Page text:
Americans used to have the most marvelous way of saying the word “orchestra”, somewhere in between “awchestra” and “ohchestra”.Â It had a vaguely patrician ring to it and yet it was entirely of the people.Â I don’t think it was a regional pronunciation, although New Yorkers and Bostonites certainly pronounced that way, as did everyone in the movies.
Now it’s time for a reader vote.Â I’ve amassed a small collection of 20th and 21st century personalities, all Americans, saying “orchestra”.Â Included are some notable hangers-on to the old tradition.Â Whose version of the word “orchestra” do you like the best?Â Leave your vote in the comments section!
Aaron Copland https://www.willcwhite.com/audio/aaron%20copland.mp3
Perhaps the finest representative version of the old-style way of saying “orchestra”.Â Quite pleasant and mellifluous.
Frank Sinatra https://www.willcwhite.com/audio/aaron%20copland.mp3
Surprisingly, this is a pretty modern rendition, although I’m quite sure that if I did a little more digging, I would find Frank saying “orchestra” with more of the original flavor to it.
Nelson Riddle https://www.willcwhite.com/audio/aaron%20copland.mp3
Again, somewhere in the middle, but closer to the modern way.
Loren Maazel https://www.willcwhite.com/audio/aaron%20copland.mp3
A very classic, very patrician reading, for a very classic, very patrician sort of man. [His “Nawth Korean” ain’t bad either.]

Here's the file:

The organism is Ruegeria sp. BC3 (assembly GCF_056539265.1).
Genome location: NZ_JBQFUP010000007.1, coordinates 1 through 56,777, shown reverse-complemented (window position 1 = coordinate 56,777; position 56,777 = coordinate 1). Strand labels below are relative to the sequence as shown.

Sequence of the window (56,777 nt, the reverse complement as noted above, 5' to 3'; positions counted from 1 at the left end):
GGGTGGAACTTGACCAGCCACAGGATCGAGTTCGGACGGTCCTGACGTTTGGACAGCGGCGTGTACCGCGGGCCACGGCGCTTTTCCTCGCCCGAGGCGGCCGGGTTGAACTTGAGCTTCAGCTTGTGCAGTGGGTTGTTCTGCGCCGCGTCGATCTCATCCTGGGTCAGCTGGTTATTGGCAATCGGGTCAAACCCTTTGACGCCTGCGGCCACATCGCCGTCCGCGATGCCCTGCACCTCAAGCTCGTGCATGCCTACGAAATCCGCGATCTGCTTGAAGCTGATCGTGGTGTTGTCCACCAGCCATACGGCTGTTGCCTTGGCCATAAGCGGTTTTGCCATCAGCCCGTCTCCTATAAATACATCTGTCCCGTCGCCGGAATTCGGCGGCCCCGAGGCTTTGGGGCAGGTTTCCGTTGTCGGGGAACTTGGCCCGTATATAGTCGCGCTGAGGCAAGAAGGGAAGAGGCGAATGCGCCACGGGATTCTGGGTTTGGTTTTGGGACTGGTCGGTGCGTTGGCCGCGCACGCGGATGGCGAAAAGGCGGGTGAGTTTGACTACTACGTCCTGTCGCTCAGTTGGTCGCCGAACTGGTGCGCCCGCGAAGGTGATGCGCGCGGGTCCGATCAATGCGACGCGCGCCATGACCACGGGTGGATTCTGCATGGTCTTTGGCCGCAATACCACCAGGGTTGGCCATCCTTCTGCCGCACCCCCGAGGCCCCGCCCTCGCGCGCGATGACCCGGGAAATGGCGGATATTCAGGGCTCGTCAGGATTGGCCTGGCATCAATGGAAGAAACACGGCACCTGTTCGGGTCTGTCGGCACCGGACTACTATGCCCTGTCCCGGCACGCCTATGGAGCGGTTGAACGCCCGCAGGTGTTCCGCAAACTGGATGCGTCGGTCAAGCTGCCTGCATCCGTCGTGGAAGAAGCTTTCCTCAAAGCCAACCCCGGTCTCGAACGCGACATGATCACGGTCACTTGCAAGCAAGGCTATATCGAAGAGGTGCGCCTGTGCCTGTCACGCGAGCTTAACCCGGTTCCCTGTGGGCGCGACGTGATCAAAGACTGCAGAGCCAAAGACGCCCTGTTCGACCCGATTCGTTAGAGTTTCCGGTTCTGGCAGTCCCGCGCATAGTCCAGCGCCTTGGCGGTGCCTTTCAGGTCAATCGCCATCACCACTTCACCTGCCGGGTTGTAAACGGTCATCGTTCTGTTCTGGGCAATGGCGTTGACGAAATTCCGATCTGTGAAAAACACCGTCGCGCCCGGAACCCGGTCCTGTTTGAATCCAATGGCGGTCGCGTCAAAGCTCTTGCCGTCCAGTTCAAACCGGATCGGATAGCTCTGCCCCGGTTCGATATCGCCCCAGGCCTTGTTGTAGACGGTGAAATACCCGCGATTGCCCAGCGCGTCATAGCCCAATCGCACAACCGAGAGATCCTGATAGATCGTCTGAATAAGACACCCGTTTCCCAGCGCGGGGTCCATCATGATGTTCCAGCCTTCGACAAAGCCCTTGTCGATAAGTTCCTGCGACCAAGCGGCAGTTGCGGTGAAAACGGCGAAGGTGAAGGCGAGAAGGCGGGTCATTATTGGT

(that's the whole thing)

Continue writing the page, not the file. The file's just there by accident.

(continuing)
Elmer Bernstein https://www.willcwhite.com/audio/aaron%20copland.mp3
Elmer “No Relation” Bernstein falls slightly on the classic side of the dividing line.
Charlie Rose https://www.willcwhite.com/audio/aaron%20copland.mp3
For me, Charlie has about the best rendition of “orchestra” of anyone under 70.Â An interview between him and Loren Maazel is a match made in heaven and a symphony of syllables when it comes to this word.
Lenny’s version is definitely in the classic category, though there are plenty of examples of him saying “orchestra” that have a more modern twist.Â This particular version leans heavily on the “ohchestra” side of things and has a vaguely British quality to it.
Larry David https://www.willcwhite.com/audio/aaron%20copland.mp3
Larry David’s version is a fascinating one — his “awk” is very purely classic, and he really breaks up the rest of the syllables.
I really think that a revolution is afoot and that we can get the word “orchestra” back to being pronounced the way it ought to be. It is our American birthright.
So, please do leave a comment about who says “orchestra” your favorite way, and which way might work best for you!
lenny. of course.
I’m partial to Lenny…
Come on, Homer; you can’t spell “obsequious” without I-O-U.
I’ll have to trust you on that.
Well, Marge was always a good speller…let’s ask her.
You put ‘who’s’ and meant ‘whose.’ Also, what is the deal with putting punctuation outside the quotes? This isn’t merrie olde Englande.
Did not. And I’m an advocate of the Alternate Punctuation Movement; so there,
For me, it’s a tie between Larry David and Charlie Rose.
hands down charlie rose
I have to go with Aaron Copland (Larry David takes home honorable mention). They’re the two who slide perilously close to pronouncing “orchestra” with the stress on the second rather than first syllable. Copland’s emphasis is especially exaggerated. He sounds like he’s saying aw-KEST-tra not OR-kest-tra
Lenny all the way baby
Maazel. But you swayed me.